- Attack: Your offensive skill selection of physical, magical, and turn order delay attacks
- Support: Your defensive options like healing, buffs, debuffs, and ailment-affliction
- Ether Charge: An option that puts your character into a charge stance. Characters during this state will continually recover their magic points while charging up the Ether Gauge, a bar that ranges from 0 - 100 that governs your option to use overdrive or additional skills while waiting for turns to arise
- Overdrive: Characters are able to choose another attack or support skill for every 30% of the ether gauge spent
- Support (Healing): Holding up on the d-pad heals the supporting cast, which can be triggered when Reflectors choose to attack or support skills, giving additional damage or buffs to your characters. This option, as well as support attacks, are only available during boss fights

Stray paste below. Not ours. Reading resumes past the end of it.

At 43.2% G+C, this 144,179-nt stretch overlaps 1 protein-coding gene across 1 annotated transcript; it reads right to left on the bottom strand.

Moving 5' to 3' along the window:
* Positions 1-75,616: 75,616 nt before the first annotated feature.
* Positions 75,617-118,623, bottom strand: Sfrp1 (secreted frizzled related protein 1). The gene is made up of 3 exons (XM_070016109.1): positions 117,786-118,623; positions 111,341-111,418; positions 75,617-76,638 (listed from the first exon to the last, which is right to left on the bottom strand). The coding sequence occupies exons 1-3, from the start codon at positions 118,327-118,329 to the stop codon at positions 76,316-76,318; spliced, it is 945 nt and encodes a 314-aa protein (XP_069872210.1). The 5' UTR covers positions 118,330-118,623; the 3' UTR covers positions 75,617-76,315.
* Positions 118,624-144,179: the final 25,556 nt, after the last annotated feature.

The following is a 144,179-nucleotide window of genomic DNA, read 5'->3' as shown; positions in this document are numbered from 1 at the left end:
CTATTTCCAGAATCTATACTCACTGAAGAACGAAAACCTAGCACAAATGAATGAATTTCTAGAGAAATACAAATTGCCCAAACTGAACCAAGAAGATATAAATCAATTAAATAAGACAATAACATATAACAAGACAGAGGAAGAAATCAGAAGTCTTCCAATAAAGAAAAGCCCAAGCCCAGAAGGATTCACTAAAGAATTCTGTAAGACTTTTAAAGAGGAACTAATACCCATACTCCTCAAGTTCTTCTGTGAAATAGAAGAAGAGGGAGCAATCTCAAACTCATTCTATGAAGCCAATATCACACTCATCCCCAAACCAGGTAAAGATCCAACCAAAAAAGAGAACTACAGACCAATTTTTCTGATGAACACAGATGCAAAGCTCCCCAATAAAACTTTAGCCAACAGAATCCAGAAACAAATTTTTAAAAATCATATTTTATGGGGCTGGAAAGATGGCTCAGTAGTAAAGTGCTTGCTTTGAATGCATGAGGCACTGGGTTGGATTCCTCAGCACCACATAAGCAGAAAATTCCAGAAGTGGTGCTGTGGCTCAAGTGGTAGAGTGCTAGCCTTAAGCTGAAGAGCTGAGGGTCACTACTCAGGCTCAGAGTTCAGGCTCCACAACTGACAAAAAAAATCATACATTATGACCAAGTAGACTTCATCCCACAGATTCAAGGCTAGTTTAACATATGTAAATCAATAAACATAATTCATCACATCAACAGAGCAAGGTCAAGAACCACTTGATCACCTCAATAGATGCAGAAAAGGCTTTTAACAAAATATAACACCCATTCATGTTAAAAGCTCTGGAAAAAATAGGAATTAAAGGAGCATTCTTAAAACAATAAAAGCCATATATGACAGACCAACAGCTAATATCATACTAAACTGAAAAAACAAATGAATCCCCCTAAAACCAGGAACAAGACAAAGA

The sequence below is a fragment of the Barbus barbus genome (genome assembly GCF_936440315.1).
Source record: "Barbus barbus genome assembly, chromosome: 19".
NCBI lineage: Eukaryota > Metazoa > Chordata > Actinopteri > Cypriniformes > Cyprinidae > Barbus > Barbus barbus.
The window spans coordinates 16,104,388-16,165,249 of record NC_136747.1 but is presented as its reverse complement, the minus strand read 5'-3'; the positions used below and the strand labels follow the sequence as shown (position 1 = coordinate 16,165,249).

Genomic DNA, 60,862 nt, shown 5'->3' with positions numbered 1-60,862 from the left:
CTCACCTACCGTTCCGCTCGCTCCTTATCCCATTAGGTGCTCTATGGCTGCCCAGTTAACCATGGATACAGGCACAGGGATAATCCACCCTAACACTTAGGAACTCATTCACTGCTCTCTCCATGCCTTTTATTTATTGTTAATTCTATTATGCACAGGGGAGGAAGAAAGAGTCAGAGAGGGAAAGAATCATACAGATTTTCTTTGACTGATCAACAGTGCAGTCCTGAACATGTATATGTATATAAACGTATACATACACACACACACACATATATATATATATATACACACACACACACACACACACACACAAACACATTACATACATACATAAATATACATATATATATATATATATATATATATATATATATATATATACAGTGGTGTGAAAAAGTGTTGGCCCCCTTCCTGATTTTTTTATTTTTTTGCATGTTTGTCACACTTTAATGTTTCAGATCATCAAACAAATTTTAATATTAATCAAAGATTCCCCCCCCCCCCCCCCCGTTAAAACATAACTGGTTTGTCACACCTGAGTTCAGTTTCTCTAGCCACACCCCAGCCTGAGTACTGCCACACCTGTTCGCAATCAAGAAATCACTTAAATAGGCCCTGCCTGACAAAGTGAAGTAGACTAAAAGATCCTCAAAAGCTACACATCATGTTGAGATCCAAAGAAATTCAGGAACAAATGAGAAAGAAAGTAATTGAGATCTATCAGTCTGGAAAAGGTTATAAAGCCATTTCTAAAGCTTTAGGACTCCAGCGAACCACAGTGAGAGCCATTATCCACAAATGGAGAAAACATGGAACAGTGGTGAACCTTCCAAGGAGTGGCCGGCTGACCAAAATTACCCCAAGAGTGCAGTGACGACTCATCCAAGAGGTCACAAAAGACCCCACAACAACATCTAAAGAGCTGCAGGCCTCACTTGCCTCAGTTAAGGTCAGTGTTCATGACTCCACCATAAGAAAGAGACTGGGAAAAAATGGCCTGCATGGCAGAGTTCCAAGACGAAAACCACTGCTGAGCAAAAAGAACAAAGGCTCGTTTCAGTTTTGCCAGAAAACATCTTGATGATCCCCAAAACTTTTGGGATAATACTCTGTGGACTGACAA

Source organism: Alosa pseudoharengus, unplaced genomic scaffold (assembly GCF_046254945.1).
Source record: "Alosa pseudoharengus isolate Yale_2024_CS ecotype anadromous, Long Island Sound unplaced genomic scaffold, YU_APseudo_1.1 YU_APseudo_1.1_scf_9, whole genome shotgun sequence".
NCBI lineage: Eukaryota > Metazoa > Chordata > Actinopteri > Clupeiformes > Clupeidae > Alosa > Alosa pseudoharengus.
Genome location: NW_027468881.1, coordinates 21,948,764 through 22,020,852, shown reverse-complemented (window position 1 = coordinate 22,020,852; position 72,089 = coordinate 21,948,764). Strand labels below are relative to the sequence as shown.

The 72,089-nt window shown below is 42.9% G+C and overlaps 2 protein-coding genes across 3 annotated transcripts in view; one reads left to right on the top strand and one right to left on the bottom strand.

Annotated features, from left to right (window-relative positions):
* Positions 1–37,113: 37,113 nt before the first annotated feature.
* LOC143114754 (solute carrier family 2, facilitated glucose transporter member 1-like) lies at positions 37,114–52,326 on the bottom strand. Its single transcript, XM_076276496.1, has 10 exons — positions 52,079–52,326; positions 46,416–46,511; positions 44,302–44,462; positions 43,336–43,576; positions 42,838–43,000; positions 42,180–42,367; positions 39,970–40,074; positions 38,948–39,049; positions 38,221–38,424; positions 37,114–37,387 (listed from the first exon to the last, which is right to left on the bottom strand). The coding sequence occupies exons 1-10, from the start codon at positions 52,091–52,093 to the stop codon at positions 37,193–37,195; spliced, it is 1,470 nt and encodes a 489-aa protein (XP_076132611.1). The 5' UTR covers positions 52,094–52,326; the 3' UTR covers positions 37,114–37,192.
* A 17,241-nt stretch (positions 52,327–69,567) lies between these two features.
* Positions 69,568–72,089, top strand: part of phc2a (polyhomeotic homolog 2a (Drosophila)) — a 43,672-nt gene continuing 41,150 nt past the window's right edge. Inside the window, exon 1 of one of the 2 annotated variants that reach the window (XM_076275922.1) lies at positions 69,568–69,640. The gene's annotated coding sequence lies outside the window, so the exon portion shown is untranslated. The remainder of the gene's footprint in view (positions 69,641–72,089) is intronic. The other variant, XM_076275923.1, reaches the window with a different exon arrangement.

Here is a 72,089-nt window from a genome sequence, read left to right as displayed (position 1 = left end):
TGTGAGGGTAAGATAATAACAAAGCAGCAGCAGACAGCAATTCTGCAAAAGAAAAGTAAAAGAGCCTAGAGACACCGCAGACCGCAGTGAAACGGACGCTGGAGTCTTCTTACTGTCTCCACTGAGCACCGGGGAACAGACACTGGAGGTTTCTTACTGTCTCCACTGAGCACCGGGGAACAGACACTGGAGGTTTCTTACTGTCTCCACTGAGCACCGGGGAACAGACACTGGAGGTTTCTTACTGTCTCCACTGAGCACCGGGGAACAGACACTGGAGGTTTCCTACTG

- Guard: Holding right on the d-pad increases the guard gauge. By raising the guard gauge higher, damage inflicted is lowered or by timing your guard just as enemies attack, you can reduce damage
- Timeline: Holding down on the d-pad increases the speed your characters reach the center of the timeline while slowing down the enemy
- Recovery: Holding left on the d-pad heals HP and MP in slow increments
Honey's Gameplay Consensus: